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Australia’s Prime Minister Plans Changes to Tax Cuts Despite Election Pledge

(Bloomberg) -- Australia’s Prime Minister Anthony Albanese plans to scale back tax cuts for the nation’s wealthy in favor of low- and middle-income earners, local media reported, a politically risky move after he pledged ahead of the 2022 election to keep the legislated package unchanged.

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Albanese’s cabinet signed off on the changes to the legislation, known as the Stage 3 tax cuts, following a meeting on Tuesday, according to the Australian Financial Review. The new legislation will be put to the center-left Labor party’s lawmakers ahead of an announcement by the prime minister.

“I’ll be taking a proposal on economic policy to the party room this afternoon,” Albanese told reporters in Canberra on Wednesday, responding to questions on the tax changes. “This proposal will be all about supporting middle Australia. We know that there are cost of living pressures on middle Australia.”

The Stage 3 tax cuts were legislated under the previous center-right Coalition government to begin in July 2024, the third leg of a suite of changes announced in 2018. Under the original plan, Australia’s 32.5% and 37% brackets would be scrapped in favor of a uniform 30% rate for incomes between A$45,000 ($30,000) and A$200,000.

According to local media, Albanese’s new policy will see the 37% tax rate retained for Australians earning more than A$135,000. The top tax rate of 45% will kick in at A$190,000, higher than at present but lower than in the original package.

Economists at Goldman Sachs Group Inc. wrote in a note to clients on Wednesday that reported changes are broadly “budget neutral” while posing “upside risks” to their economic growth forecasts, given low-income households typically have a higher marginal propensity to consume.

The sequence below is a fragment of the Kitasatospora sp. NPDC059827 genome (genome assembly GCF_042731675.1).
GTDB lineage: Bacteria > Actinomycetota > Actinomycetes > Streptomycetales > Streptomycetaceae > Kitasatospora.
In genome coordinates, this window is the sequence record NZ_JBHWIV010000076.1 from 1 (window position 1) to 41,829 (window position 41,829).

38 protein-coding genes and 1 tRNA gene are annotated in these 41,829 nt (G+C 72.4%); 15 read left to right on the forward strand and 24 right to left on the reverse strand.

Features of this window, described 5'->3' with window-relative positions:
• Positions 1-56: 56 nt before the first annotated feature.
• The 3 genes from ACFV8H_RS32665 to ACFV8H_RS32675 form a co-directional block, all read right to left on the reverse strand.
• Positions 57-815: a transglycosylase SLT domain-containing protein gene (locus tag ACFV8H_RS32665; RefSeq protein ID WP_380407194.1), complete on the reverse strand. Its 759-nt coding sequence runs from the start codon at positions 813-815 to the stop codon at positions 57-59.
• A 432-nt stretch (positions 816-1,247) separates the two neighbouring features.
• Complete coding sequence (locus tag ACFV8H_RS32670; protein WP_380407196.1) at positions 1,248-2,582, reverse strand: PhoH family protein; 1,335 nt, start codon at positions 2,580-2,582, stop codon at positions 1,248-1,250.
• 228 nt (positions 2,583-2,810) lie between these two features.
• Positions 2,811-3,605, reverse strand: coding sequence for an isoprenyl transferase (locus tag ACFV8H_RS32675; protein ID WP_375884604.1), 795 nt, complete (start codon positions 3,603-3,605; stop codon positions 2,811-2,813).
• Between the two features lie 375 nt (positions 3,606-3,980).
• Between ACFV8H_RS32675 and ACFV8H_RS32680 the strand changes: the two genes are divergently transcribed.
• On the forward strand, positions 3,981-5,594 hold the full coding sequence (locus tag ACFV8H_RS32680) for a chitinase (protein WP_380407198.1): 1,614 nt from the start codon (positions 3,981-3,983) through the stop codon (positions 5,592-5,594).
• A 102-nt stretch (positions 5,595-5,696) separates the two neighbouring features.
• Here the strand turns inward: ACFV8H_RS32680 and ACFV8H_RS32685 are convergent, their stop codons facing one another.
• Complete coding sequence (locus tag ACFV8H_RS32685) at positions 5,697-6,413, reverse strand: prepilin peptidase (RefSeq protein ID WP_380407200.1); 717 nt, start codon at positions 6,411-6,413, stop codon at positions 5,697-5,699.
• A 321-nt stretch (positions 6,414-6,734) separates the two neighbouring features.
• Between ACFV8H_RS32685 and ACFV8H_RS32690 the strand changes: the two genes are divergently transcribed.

While the changes may appeal to Australia’s lower-income voters, who have struggled with high inflation and rapid-fire interest-rate increases, they expose Albanese to charges of breaking an election promise.

The tax cuts have been controversial among Australian progressives, who viewed them as disproportionately favoring higher income earners. Proponents argue the first two stages of tax reform focused on lower-income earners.

Speaking to Sky News on Wednesday, Shadow Treasurer Angus Taylor called potential changes to the Stage 3 tax cuts the “mother of all broken promises.” Australian business groups also issued strongly-worded statements, warning the government against any changes.

But Richard Dennis, executive director at the progressive Australian Institute think tank, said the changes were “the right thing to do” and that the political damage was likely to be limited.

“Is it politically deadly for the prime minister to give the vast majority of Australians far bigger tax cuts” than previously foreshadowed, he asked rhetorically in an interview with Australian Broadcasting Corp.

--With assistance from Swati Pandey.

(Adds comment from Goldman Sachs in paragraph sixth.)

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